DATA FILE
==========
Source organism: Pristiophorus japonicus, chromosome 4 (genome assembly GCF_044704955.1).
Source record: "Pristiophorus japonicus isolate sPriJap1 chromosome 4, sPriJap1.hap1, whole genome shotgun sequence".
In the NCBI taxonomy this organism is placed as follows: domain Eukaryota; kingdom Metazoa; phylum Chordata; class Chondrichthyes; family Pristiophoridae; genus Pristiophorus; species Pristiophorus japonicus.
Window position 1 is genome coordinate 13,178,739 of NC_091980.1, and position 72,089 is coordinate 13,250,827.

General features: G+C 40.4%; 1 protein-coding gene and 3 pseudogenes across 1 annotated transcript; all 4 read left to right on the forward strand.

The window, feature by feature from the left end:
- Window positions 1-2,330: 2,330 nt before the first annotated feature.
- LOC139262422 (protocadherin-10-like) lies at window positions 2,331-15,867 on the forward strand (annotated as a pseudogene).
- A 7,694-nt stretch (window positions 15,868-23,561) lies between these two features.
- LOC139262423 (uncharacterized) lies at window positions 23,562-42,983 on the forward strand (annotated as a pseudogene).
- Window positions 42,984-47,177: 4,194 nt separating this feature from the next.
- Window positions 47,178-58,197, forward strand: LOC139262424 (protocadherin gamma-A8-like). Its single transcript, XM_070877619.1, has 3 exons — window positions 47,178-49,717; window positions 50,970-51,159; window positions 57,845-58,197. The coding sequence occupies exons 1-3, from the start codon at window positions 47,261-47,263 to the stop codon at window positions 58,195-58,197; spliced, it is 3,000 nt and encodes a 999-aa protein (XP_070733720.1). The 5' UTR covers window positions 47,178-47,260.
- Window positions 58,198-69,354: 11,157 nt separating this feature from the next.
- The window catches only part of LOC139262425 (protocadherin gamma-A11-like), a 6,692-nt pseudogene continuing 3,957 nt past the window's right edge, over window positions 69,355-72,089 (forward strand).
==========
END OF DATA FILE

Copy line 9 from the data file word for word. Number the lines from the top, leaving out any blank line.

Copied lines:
- A 7,694-nt stretch (window positions 15,868-23,561) lies between these two features.